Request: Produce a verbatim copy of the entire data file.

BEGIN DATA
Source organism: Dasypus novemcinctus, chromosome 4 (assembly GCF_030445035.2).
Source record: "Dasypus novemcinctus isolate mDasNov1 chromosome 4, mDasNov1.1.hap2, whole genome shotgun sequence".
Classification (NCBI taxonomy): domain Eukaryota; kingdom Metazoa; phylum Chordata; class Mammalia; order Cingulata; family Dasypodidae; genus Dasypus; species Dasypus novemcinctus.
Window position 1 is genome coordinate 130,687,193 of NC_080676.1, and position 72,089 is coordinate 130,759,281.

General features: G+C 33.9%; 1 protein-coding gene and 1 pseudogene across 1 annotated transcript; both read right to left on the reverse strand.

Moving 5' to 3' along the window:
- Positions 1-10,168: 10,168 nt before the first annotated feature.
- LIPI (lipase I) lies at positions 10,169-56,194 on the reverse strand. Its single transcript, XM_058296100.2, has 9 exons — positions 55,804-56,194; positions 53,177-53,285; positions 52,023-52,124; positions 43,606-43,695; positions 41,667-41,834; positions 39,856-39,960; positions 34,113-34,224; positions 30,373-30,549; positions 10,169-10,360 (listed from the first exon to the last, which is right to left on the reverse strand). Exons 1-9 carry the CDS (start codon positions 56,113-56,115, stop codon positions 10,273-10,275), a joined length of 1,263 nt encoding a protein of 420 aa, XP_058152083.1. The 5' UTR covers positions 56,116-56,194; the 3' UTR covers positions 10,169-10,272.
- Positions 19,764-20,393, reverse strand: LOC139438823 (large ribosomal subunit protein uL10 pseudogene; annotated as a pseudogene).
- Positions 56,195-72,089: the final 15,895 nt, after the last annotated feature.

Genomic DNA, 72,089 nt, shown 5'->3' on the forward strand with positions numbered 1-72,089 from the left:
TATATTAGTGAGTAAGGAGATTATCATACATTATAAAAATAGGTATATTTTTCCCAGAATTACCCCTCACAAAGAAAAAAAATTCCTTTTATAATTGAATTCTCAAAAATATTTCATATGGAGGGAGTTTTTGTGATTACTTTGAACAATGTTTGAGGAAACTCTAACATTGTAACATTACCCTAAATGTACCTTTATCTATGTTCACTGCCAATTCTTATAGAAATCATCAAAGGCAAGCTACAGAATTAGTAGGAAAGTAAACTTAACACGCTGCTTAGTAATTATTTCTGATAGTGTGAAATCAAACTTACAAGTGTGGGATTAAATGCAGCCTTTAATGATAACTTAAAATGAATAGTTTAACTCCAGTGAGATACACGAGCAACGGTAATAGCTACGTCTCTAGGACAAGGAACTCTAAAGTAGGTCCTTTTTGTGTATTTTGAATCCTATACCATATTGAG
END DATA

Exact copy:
Source organism: Dasypus novemcinctus, chromosome 4 (assembly GCF_030445035.2).
Source record: "Dasypus novemcinctus isolate mDasNov1 chromosome 4, mDasNov1.1.hap2, whole genome shotgun sequence".
Classification (NCBI taxonomy): domain Eukaryota; kingdom Metazoa; phylum Chordata; class Mammalia; order Cingulata; family Dasypodidae; genus Dasypus; species Dasypus novemcinctus.
Window position 1 is genome coordinate 130,687,193 of NC_080676.1, and position 72,089 is coordinate 130,759,281.

General features: G+C 33.9%; 1 protein-coding gene and 1 pseudogene across 1 annotated transcript; both read right to left on the reverse strand.

Moving 5' to 3' along the window:
- Positions 1-10,168: 10,168 nt before the first annotated feature.
- LIPI (lipase I) lies at positions 10,169-56,194 on the reverse strand. Its single transcript, XM_058296100.2, has 9 exons — positions 55,804-56,194; positions 53,177-53,285; positions 52,023-52,124; positions 43,606-43,695; positions 41,667-41,834; positions 39,856-39,960; positions 34,113-34,224; positions 30,373-30,549; positions 10,169-10,360 (listed from the first exon to the last, which is right to left on the reverse strand). Exons 1-9 carry the CDS (start codon positions 56,113-56,115, stop codon positions 10,273-10,275), a joined length of 1,263 nt encoding a protein of 420 aa, XP_058152083.1. The 5' UTR covers positions 56,116-56,194; the 3' UTR covers positions 10,169-10,272.
- Positions 19,764-20,393, reverse strand: LOC139438823 (large ribosomal subunit protein uL10 pseudogene; annotated as a pseudogene).
- Positions 56,195-72,089: the final 15,895 nt, after the last annotated feature.

Genomic DNA, 72,089 nt, shown 5'->3' on the forward strand with positions numbered 1-72,089 from the left:
TATATTAGTGAGTAAGGAGATTATCATACATTATAAAAATAGGTATATTTTTCCCAGAATTACCCCTCACAAAGAAAAAAAATTCCTTTTATAATTGAATTCTCAAAAATATTTCATATGGAGGGAGTTTTTGTGATTACTTTGAACAATGTTTGAGGAAACTCTAACATTGTAACATTACCCTAAATGTACCTTTATCTATGTTCACTGCCAATTCTTATAGAAATCATCAAAGGCAAGCTACAGAATTAGTAGGAAAGTAAACTTAACACGCTGCTTAGTAATTATTTCTGATAGTGTGAAATCAAACTTACAAGTGTGGGATTAAATGCAGCCTTTAATGATAACTTAAAATGAATAGTTTAACTCCAGTGAGATACACGAGCAACGGTAATAGCTACGTCTCTAGGACAAGGAACTCTAAAGTAGGTCCTTTTTGTGTATTTTGAATCCTATACCATATTGAG